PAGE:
9. What Lennart_T says may "always" be true nowadays—especially for LTO "tape stations", but it wasn't true in the past. IIRC my first DAT drive, from DAT Technologies, did not have hardware compression—which I could have used because I was at one point backing up 4 machines in my and my then-wife's home installation. I was creating at least 2 DAT tapes from my 7-hour Saturday Recycle runs, but I couldn't use software compression because my "backup server" machine was slow. I had hopes when I got the HP StorageWorks DAT72 drive, but it turned out Retrospect Mac 6.1 didn't support its hardware compression feature. backy, make sure for your Transfer scripts that you don't click the More Choices button shown in the dialog on page 213 of the Retrospect Windows 16 User's Guide. Those lead to the options shown on pages 360–361, but you want those options to default to Match source volumes to Catalog File and Don't add duplicates to Backup Set. That will make sure newly-backed-up-to-disk files are copied to tape once—and only once—so long as their contents don't change, allowing emergency retrieval despite later grooming of your disk Backup Sets.
  10. backy, Consider using the Data Compression (in software) option (page 357 of the Retrospect Windows 16 User's Guide) on your Transfer scripts. That'll save tape space. OTOH the option may slow down your Transfer scripts if you don't have a powerful "backup server" machine; the ancient HP DAT 72 tape drive that I use for backing up my (now-deceased) ex-wife's old Digital Audio G4 Mac has a hardware compression capability, but ancient Retrospect Mac 6.1 doesn't support it. I learned about Storage Groups to fully answer other administrators' questions, starting with this March 2019 post in a thread whose OP asked about running multiple Backup jobs to the same Backup Set. I was curious enough to run a couple of experiments on my own home installation, which is how I learned about how Storage Groups really work but also about the limitations of their current Retrospect Mac GUI. If you liked my "amazing" post that much, you could click the "Like" heart icon at its bottom right. The head of Retrospect Tech Support runs a contest every few days; I enjoy competing for "most liked content". Lennart_T's second post in this thread is also pretty helpful, so maybe you should "Like" that post too; competition is good.😁 P.S.: If you're going to give the Backup/Proactive script and the Transfer script for a particular Source the same Execution Unit, I wouldn't use the New Backup Set Backup Action. I haven't used it, but it sounds like a potential complication.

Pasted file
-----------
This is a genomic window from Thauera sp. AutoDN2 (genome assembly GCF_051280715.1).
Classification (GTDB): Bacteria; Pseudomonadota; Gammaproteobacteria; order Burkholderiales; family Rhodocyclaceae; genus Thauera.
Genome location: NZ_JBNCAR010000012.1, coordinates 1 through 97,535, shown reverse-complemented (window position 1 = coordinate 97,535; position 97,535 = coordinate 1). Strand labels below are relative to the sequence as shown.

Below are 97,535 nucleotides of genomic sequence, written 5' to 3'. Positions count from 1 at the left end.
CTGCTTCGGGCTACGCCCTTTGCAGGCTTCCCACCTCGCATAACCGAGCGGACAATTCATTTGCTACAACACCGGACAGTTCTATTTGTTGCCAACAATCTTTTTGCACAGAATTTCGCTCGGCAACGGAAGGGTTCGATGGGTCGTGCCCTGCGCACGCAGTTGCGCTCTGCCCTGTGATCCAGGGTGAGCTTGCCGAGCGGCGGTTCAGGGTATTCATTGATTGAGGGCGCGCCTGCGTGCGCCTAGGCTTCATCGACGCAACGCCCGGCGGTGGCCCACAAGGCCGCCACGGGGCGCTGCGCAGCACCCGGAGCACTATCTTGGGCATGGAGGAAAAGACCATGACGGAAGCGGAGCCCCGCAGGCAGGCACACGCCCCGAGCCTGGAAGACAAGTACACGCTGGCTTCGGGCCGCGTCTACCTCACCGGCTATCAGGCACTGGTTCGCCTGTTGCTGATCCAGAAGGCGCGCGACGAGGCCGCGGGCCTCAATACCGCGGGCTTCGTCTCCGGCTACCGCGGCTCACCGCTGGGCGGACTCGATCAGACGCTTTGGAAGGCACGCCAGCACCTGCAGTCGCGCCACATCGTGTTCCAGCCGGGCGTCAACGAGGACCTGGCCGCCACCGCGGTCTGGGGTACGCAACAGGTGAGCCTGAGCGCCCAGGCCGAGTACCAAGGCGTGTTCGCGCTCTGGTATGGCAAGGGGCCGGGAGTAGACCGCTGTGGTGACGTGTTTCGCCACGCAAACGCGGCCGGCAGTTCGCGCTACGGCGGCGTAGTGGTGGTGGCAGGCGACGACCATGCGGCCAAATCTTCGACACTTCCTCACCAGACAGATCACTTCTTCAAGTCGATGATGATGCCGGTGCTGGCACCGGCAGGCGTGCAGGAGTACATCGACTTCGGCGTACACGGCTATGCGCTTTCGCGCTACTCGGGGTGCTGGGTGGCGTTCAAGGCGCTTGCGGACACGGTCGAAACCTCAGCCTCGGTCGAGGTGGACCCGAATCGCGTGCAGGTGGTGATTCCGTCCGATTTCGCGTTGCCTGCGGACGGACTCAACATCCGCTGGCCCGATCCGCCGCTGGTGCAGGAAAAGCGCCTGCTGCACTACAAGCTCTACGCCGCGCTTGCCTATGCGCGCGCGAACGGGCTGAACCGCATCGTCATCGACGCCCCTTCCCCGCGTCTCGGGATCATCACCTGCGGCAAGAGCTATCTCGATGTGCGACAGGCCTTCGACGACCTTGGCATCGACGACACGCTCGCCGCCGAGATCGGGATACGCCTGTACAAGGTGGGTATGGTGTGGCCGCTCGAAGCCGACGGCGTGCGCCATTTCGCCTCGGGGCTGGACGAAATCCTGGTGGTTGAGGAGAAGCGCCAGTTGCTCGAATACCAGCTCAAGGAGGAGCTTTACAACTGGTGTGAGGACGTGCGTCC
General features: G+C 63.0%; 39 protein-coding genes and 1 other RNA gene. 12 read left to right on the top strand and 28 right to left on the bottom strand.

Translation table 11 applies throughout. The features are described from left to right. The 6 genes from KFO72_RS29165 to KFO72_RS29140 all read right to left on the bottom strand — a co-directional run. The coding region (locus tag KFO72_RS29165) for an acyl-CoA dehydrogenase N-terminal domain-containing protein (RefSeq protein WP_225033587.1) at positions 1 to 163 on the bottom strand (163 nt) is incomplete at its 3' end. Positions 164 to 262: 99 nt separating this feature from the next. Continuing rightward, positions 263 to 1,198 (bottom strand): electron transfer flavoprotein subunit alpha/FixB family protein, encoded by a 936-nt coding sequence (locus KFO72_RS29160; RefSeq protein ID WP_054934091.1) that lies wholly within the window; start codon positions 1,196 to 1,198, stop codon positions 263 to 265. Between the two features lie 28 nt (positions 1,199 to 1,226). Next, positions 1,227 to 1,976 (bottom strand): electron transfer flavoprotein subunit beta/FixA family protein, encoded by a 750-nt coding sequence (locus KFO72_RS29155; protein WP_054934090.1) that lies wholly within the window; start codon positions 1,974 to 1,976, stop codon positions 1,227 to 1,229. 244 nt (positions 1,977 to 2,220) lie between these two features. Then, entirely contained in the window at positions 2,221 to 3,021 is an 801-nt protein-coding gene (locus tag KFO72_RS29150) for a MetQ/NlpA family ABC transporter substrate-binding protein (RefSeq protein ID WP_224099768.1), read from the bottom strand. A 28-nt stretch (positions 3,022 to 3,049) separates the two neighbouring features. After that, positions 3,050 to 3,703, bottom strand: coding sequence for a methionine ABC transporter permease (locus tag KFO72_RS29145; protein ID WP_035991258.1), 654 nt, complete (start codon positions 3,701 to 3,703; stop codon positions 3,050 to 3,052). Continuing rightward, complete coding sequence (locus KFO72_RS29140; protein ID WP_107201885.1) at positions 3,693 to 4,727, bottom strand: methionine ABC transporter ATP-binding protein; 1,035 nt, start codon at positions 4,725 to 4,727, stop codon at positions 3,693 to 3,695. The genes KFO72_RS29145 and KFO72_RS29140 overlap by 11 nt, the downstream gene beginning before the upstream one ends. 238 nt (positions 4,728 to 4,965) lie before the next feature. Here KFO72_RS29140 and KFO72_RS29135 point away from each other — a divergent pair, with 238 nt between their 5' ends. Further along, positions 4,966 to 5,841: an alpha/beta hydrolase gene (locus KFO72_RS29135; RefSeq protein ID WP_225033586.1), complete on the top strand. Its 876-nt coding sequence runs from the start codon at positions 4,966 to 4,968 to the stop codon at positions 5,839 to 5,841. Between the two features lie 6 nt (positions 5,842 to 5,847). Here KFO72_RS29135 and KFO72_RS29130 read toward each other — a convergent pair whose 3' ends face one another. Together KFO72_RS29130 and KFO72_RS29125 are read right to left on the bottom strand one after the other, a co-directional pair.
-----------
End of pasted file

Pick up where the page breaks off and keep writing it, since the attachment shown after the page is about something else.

11. backy, I was going to make the same suggestion as Lennart_T yesterday afternoon in an additional paragraph in this preceding post—but I had to leave for a dental cleaning appointment. The screenshot at the top of page 176 in the Retrospect Windows 16 User's Guide (I'm referring to that because the Retrospect 17 User's Guides have been subject to the attentions of the StorCentric Slasher—e.g. in the last paragraph of that linked-to-post) shows where to specify the Execution Unit for a Backup script. The screenshot on page 210 shows the same thing for a Transfer Backup Sets script. However you can't set the Execution Unit in a Proactive script that uses a Storage Group as a destination. That's because—as briefly explained in the first three sentences of the last paragraph of this post in another thread—a Storage Group is a magnificent hack (IMHO) for enabling interleaved backups of different machine-drive Sources using a single Proactive script, rather than forcing the administrator to create a separate Proactive script for each machine Source; the enabling is done by using the multi-threading capability (expressed as Execution Units) of the Retrospect "backup server" Engine. There are two tradeoffs, however. The first is that, when the Knowledge Base article uses the term "volume", it means volume on a particular Source machine. If your 12 Source machines have only one volume each, they would just fit within the limit of 15 Execution Units your "backup server" could—given around 20GB RAM—run simultaneously. But the Proactive script will create a separate Backup Set component of the Storage Group for each machine-volume combination; I've tested this on Retrospect Mac—doing so because the KB article seemed unclear. The second tradeoff is that all the initial Members of a Storage Group's component Backup Sets must fit on a single Destination drive. At least—using Retrospect Windows—the KB article says you can designate an individual one of those component Backup Sets as the Source for a Transfer script. (As the KB article article also says, you can't do that designation using Retrospect Mac—IMHO because the StorCentric acquisition in June 2019 prevented the engineers from fully completing the Retrospect Mac GUI for Storage Groups. But I've tested using a Rule—Retrospect Mac name for a Selector—for restricting Transfer to a component.) Unless you can add additional Members to an individual Backup Set component of a Storage Group (I couldn't test this, because I have to work within the inadequate limits of the Retrospect Mac GUI), you'll have to—after successfully running all your Transfer Backups script(s)—run a Backup script with the Recycle Media Action—specifying the No Files Selector—in order to re-initialize the component Backup Sets of your Storage Group before any initial Member of a component Backup Set exceeds its space on the Storage Group's designated initial Member drive. My personal suggestion is that you abandon the idea of using a Storage Group as a Proactive script Destination, and instead create individual scripts with individual Backup Sets as Destinations for at least each of your "Remote" Sources. It'll be more work to set up, but give you fewer long-run problems.